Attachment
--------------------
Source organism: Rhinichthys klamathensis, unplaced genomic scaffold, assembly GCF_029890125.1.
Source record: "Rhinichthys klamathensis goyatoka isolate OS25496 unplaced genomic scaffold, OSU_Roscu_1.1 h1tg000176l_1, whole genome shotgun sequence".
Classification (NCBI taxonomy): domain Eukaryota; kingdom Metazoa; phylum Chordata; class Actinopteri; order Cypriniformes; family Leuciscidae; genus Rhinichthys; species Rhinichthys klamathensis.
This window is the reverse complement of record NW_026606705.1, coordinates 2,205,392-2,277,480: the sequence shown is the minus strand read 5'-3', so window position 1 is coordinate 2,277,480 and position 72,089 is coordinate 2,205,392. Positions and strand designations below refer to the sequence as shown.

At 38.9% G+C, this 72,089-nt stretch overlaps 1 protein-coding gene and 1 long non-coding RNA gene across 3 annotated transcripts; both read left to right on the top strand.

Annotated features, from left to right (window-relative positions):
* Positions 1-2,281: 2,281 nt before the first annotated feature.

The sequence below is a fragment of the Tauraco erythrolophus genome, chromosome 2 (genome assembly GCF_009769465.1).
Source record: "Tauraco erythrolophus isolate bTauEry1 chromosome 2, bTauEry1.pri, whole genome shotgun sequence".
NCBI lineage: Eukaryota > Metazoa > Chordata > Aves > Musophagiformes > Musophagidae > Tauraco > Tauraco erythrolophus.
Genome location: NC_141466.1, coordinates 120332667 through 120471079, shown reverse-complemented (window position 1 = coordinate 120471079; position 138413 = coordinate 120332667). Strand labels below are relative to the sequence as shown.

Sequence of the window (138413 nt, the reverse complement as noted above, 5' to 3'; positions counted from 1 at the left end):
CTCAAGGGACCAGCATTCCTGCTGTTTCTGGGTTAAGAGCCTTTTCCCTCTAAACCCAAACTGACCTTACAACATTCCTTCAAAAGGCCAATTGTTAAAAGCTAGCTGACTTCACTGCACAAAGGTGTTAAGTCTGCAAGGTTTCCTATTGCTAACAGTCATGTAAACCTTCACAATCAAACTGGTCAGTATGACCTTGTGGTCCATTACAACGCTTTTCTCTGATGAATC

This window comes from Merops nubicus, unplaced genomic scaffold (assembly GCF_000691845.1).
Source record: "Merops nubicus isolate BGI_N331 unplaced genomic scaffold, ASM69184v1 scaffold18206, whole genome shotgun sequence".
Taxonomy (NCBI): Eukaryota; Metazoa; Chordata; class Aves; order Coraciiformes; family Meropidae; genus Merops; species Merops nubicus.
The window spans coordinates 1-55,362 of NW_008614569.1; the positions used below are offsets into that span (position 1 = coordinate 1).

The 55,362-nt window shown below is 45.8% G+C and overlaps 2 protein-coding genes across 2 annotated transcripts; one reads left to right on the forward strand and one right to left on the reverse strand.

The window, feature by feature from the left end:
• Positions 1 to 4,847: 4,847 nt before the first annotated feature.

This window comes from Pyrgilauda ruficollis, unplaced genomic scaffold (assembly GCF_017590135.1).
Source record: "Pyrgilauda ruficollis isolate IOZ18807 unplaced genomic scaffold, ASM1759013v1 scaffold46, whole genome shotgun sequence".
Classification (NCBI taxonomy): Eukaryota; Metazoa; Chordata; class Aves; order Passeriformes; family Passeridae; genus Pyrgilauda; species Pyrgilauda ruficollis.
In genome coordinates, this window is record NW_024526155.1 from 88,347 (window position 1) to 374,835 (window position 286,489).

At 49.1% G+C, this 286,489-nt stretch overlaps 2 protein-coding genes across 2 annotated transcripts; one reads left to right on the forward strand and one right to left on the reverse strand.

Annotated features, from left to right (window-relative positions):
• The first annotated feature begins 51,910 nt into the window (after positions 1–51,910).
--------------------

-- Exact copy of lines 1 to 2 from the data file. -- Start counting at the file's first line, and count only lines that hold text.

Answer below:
Source organism: Rhinichthys klamathensis, unplaced genomic scaffold, assembly GCF_029890125.1.
Source record: "Rhinichthys klamathensis goyatoka isolate OS25496 unplaced genomic scaffold, OSU_Roscu_1.1 h1tg000176l_1, whole genome shotgun sequence".